So far, Gilead has been the chief beneficiary of the drive on drugs, swiftly offering enough early data to get remdesivir an emergency authorization and into the hands of the US government. But their drug, while helpful in cutting stays, is known for a limited, modest effect. And that won’t tamp down on the hurricane of criticism that’s been tearing at the White House, and buffeting the president’s most stalwart core defenders as the economy suffers.

We’ve had positive early-stage vaccine data, most recently from Pfizer and BioNTech, playing catchup on an mRNA race led by Moderna — where every little sign of potential trouble is magnified into a lethal threat, just as every advance excites a frenzy of support. But that race still has months to play out, with more Phase I data due ahead of the mid-stage numbers looming ahead. A vaccine may not be available in large enough quantities until well into 2021, which is still wildly ambitious.

So what about a drug solution?

Trump’s initial support for a panacea focused on hydroxychloroquine. But that fizzled in the face of data underscoring its ineffectiveness — killing trials that aren’t likely to be restarted because of a recent population-based study offering some support. And there are a number of existing drugs being repurposed to see how they help hospitalized patients.

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Cel­lec­tis slammed af­ter pa­tient dies and FDA slaps a hold on their tri­al for an off-the-shelf CAR-T for mul­ti­ple myelo­ma

Cellectis was slammed after the market close on Monday as the biotech reported that the FDA demanded it hit the brakes on their MELANI-01 trial for their off-the-shelf cell therapy UCARTCS1A after one of the patients in the study died of treatment-related cardiac arrest.

The multiple myeloma patient had previously been treated unsuccessfully with various therapies, noted the biotech, and had been given dose level two (DL2) of their allogeneic CAR-T.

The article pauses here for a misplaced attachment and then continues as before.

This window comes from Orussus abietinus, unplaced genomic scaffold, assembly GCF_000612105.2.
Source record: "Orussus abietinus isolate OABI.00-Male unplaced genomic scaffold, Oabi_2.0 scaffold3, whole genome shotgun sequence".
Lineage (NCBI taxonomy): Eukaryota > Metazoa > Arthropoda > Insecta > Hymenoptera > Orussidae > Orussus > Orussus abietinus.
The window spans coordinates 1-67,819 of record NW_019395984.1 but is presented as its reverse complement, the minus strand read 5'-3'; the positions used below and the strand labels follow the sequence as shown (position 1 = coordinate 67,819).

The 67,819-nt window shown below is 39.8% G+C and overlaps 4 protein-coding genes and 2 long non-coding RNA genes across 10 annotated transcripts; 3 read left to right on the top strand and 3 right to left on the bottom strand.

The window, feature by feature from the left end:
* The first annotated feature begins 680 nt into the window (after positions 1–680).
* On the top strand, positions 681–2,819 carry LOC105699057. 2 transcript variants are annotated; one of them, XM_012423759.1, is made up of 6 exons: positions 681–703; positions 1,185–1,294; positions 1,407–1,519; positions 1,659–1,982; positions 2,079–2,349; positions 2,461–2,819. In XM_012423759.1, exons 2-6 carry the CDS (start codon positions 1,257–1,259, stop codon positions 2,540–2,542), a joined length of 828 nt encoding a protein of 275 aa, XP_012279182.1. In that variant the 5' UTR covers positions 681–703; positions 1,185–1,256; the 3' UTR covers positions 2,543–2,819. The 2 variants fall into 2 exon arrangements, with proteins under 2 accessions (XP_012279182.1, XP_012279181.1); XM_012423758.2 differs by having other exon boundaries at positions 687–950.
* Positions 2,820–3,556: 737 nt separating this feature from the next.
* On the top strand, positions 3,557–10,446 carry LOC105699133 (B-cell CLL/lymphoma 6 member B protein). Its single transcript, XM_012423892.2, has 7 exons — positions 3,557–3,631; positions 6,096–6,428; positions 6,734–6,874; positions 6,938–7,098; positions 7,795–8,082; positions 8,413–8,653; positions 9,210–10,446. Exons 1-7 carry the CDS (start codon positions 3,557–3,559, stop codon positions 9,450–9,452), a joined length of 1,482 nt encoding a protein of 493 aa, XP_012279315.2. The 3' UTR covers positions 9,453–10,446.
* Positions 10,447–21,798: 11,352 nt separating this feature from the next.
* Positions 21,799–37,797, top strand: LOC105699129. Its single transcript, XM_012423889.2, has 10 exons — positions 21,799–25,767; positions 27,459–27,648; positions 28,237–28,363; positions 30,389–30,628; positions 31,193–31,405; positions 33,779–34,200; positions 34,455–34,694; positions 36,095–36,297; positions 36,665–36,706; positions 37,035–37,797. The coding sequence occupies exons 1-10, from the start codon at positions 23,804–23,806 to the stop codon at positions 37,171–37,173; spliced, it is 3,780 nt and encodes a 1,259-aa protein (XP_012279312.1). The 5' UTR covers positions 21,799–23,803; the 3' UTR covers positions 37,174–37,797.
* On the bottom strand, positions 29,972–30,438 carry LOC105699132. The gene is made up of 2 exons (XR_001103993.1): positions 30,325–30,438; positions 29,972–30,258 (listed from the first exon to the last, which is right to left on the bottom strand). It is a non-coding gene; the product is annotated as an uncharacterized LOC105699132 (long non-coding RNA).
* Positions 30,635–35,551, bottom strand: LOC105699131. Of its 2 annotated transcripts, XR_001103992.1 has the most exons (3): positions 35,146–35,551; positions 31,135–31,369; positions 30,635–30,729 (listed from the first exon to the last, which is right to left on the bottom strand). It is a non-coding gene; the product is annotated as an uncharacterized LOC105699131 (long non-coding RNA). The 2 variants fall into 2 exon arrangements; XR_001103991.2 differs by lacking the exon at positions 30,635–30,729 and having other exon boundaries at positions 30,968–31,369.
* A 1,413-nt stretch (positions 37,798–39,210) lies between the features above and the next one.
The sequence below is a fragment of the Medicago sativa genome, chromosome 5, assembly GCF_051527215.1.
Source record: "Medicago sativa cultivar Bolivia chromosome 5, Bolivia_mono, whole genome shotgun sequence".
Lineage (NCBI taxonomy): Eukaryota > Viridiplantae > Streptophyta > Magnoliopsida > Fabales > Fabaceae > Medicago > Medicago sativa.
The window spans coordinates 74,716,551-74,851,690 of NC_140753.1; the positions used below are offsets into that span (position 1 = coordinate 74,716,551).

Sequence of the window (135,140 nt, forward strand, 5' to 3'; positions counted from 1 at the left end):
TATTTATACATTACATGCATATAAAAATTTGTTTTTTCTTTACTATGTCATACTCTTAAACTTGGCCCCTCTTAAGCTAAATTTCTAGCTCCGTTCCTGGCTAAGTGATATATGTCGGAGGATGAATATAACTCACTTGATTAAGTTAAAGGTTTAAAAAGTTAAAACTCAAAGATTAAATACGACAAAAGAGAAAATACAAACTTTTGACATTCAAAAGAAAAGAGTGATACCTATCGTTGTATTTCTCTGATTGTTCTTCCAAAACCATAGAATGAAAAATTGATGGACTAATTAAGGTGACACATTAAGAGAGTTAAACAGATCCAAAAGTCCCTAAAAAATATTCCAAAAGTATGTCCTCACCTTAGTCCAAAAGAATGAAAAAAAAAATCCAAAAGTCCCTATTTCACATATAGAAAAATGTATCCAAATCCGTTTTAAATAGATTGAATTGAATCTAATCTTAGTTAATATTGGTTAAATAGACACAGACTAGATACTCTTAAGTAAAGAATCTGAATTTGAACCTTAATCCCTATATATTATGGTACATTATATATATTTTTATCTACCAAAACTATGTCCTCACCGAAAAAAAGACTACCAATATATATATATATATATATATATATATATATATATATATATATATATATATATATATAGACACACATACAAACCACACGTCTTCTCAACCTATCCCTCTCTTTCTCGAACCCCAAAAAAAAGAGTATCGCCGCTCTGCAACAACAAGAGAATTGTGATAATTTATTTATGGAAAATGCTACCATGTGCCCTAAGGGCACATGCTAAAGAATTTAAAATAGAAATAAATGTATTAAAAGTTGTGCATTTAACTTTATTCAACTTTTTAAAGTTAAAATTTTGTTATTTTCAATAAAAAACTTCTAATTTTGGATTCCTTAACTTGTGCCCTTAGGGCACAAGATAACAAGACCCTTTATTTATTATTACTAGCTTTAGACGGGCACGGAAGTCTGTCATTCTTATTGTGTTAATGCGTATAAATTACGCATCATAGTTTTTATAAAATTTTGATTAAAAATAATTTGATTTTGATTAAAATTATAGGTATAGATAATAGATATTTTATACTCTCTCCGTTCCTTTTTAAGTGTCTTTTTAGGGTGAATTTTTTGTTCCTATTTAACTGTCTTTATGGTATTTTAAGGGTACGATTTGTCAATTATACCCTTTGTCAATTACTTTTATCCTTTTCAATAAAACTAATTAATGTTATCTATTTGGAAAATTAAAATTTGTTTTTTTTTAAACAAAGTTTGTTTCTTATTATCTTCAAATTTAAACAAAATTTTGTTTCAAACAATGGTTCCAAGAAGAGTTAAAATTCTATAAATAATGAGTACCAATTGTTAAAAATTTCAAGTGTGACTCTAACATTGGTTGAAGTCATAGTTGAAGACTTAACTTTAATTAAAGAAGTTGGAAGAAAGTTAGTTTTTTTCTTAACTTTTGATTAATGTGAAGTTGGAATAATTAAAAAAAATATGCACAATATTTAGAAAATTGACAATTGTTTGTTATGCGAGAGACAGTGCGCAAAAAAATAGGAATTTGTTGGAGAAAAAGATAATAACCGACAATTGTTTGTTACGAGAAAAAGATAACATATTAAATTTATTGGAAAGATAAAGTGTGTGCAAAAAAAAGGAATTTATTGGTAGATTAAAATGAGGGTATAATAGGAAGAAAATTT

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Shoshanna Shendelman, Applied Therapeutics CEO (Applied Therapeutics)

A lit­tle biotech slaps back at a 'crim­i­nal' short at­tack, vow­ing to pur­sue a pros­e­cu­tion of their case

As short attacks go, Biotech Research Partners’ assault on Applied Therapeutics’ “cherry picked” data and a variety of so-called red flags didn’t cause a whole lot of damage. Ahead of the July 4 holiday, its shares $APLT were dinged and showed signs of quick recovery.

But that didn’t stop an incendiary response, as the biotech swung into action bright and early Monday morning.

Applied Therapeutics accused the authors of the short report of manipulating graphs and figures, misrepresenting data and included factual misrepresentations — all of which added up, in their view, to fraud.

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Bill Haney, Dragonfly CEO (Dave Pedley/Getty Images for SXSW)

A boom­ing Drag­on­fly is tak­ing its TriN­KETs to Copen­hagen as the lat­est Bris­tol My­ers pact spurs ex­pan­sion plans — out­side the US

Bristol Myers Squibb is making a habit out of collaborating with the crew at Dragonfly, adding their 3rd deal in a series that now will take them into newly charted R&D territory. And the fast-growing team at the Cambridge-based biotech is adding a facility in Copenhagen for its next growth spurt, where the government is making it easy to recruit scientists internationally as the U.S. throttles back.

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Covid-19 roundup: Teamed up with NIH, Re­gen­eron launch­es PhI­II pre­ven­tion tri­al for an­ti­body cock­tail

As Regeneron moves its antibody cocktail into Phase II/III trials testing REGN-COV2 as a treatment for both hospitalized and non-hospitalized patients with Covid-19, the biotech is also starting a Phase III in the prevention setting.

The National Institute of Allergy and Infectious Diseases — which orchestrated the large, randomized study for remdesivir that produced positive results — will jointly run the study.

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Douglas Love, Annexon CEO (Annexon)

IPO bound? Ac­tu­al­ly, An­nex­on was al­ready prepped and primed to toss its S-1 to Wall Street as in­vestors ral­lied

The Wall Street IPO shuffle generally calls for a little distance between the crossover ante and the Wall Street double, but with the window on the street wide open and biotech sizzling hot, who’s waiting?

The crew at Annexon didn’t leave anyone in suspense for long about their IPO plans. A day after the Bay Area biotech with clinical plans to target neurodegeneration quietly unveiled a $100 million raise, they were back with an S-1 outlining a pitch to double that — or more.